After years of dwindling membership, the Ku Klux Klan is on the rise again by successfully exploiting the highly charged issue of immigration, according to a new report from the Anti-Defamation League titled "Extremism in America."
"If any one single issue or trend can be credited with re-energizing the Klan, it is the debate over immigration in America," said Deborah Lauter, ADL civil rights director. "Klan groups have witnessed a surprising and troubling resurgence by exploiting fears of an immigration explosion, and the debate over immigration has, in turn, helped to fuel an increase in Klan activity, with new groups sprouting in parts of the country that have not seen much activity."
The ADL has documented a spike in activity by Klan chapters nationwide, with that activity particularly intense in the South, where former Confederate soldiers founded the violent hate group in 1865. There are now active or growing Klan chapters in Alabama, Arkansas, Florida, Georgia, Louisiana, Mississippi, South Carolina, Tennessee and Texas.
While gay marriage and urban crime have occasionally served as rallying issues for the group, illegal immigration has been the main driver behind its recent surge. That represents a reversion of sorts to the group's nativist origins, one expert recently told the Christian Science Monitor:
"While we generally think of it as a white supremacist organization, the Klan at its peak was virulently anti-immigrant, particularly with regard to Catholic immigrants, Irish, and southern Europeans," says Brian Levin, director of the Center for the Study of Hate and Extremism at California State University at San Bernardino.
The immigration issue has inspired established Klan groups to become more active, the ADL says. For example, the long-moribund Brotherhood of Klans moved from Illinois to Henderson, Tenn. and began organizing large "Unity Gatherings" with speakers, vendors and multiple cross-burnings. The Indiana-based Church of the National Knights of the Ku Klux Klan held rallies in South Carolina in late 2005 and 2006 and also held an anti-immigration rally in Russellville, Ala. in May 2006 at which marchers yelled, "Let's get rid of the Mexicans!"
The Mississippi White Knights of the Ku Klux Klan held a rally and cross-burning in Itawamba County in November 2006 and a recruiting event in Amory, Miss. in April 2006, while the Bayou Knights of the Ku Klux Klan rallied in Smackover, Ark. in September 2006. Thom Robb's Knights of the Ku Klux Klan organized a "50th Anniversary and National Congress" in September 2006 in Harrison, Ark.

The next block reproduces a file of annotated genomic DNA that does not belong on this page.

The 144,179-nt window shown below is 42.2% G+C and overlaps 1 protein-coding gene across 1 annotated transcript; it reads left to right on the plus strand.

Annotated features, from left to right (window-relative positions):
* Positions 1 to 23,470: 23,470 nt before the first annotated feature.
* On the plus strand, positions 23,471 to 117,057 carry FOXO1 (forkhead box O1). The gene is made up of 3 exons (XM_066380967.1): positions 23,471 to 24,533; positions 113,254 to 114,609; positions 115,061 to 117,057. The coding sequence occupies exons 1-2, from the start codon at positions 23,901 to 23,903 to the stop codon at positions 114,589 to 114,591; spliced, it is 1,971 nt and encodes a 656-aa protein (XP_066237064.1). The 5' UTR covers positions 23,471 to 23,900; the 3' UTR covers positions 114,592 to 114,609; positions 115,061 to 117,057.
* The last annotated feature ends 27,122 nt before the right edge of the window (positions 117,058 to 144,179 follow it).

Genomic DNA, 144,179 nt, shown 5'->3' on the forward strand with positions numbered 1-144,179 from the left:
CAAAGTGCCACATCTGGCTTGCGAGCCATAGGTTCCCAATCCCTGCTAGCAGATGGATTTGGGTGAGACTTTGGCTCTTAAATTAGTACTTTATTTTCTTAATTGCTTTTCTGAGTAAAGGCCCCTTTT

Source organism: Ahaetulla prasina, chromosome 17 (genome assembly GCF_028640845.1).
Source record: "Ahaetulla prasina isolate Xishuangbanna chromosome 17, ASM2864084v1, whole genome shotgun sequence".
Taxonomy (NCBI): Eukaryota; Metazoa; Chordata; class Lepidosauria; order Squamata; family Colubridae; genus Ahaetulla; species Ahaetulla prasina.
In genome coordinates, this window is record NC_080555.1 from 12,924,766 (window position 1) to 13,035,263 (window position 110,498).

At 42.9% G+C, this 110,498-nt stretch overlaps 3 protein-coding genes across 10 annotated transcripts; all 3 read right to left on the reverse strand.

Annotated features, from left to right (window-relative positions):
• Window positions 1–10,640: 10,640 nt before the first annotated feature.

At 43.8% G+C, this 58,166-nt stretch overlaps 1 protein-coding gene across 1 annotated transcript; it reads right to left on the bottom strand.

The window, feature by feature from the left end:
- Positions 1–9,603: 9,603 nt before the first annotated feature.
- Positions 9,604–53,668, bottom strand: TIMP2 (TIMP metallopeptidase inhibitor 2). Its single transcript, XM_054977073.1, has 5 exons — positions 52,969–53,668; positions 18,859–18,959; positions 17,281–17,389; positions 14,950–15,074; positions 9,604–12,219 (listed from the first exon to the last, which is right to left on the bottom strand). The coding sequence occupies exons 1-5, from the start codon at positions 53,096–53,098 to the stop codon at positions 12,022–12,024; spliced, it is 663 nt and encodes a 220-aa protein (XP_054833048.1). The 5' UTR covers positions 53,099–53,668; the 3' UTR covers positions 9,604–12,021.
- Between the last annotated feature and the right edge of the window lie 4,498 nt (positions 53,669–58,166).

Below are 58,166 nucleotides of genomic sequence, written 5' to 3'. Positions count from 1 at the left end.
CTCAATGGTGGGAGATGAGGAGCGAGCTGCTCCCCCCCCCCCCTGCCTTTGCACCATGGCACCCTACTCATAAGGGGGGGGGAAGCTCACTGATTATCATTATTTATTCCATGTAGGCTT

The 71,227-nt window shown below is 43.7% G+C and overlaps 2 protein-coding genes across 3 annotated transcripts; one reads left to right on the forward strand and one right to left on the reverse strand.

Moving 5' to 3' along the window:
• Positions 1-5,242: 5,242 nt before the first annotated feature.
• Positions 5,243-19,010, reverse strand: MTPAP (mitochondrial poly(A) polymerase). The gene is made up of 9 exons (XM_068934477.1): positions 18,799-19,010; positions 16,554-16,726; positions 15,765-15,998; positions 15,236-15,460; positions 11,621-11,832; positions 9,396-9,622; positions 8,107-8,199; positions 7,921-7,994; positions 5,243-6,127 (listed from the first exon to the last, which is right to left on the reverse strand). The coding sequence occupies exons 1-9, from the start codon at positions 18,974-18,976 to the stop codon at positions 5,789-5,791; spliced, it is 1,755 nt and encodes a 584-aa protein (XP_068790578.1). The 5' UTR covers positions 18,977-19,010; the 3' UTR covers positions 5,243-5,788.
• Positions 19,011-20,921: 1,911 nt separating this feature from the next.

New Klan groups have also appeared in different parts of the country, including the South, ADL reports:
One of the best examples of this phenomenon involves the Empire Knights of the Ku Klux Klan. The Empire Knights is a newer Klan group, formed in 2005 in part from former members of the Southern White Knights of the Ku Klux Klan. From Florida, it expanded across the South, into the Mid-Atlantic, and even as far as Oregon. In January 2007, it boasted chapters in 18 states.
Texas has been a strong scene of Empire Knights activity. In early August 2006, members of the Empire Knights of Texas, based in San Angelo, held a heavily publicized anti-immigration rally in the northwest Texas city of Amarillo. It was only one of several recent Empire Knights events in Texas. In June 2006, over 20 Empire Knights held an anti-immigration rally in the west Texas city of Midland, while in November 2005, they held a protest against gay marriage in Austin. The Empire Knights also held an event in July 2006 in Leesville, South Carolina.
The ADL has documented efforts by the Klan to form alliances with neo-Nazis and other white supremacists. For example, the Knights of the Ku Klux Klan held an event with the Minneapolis-based National Socialist Movement -- the largest neo-Nazi group in the United States -- in Fairdale, Ky. in August 2006. The ADL reports that some Klan groups have become increasingly "Nazified," giving up the traditional hoods and robes and adopting the regalia of neo-Nazi and racist skinheads. Meanwhile, the Kentucky-based Imperial Klans of America -- one of the larger Klan groups -- announced last year that it would also accept as full members "Odinists, National Socialists, Skinheads, Nazis, Defenders, Confederates [and] other White Racialists."
Unfortunately, the mindset that lumps all Latinos together as a threat to America and targets them for brutality isn't limited only to extremist hate groups. Last November, the Alabama-based Southern Poverty Law Center filed a federal lawsuit over a massive series of legally questionable searches and detentions by U.S. Immigration and Customs Enforcement agents that terrorized residents of several small towns in Georgia two months earlier.
While the agents claimed they were trying to locate undocumented immigrants who worked at a poultry plant in the small southeastern Georgia town of Stillmore, they fanned out across residential communities and stopped motorists, broke into people's homes and threatened residents with tear gas and guns.
"These ICE agents swooped into town, armed with everything but search warrants, and started rounding up people -- citizens and non-citizens alike -- merely because they had brown skin," Morris Dees, SPLC's founder and chief trial counsel said at the time. "Imagine the fallout if this had happened to white people."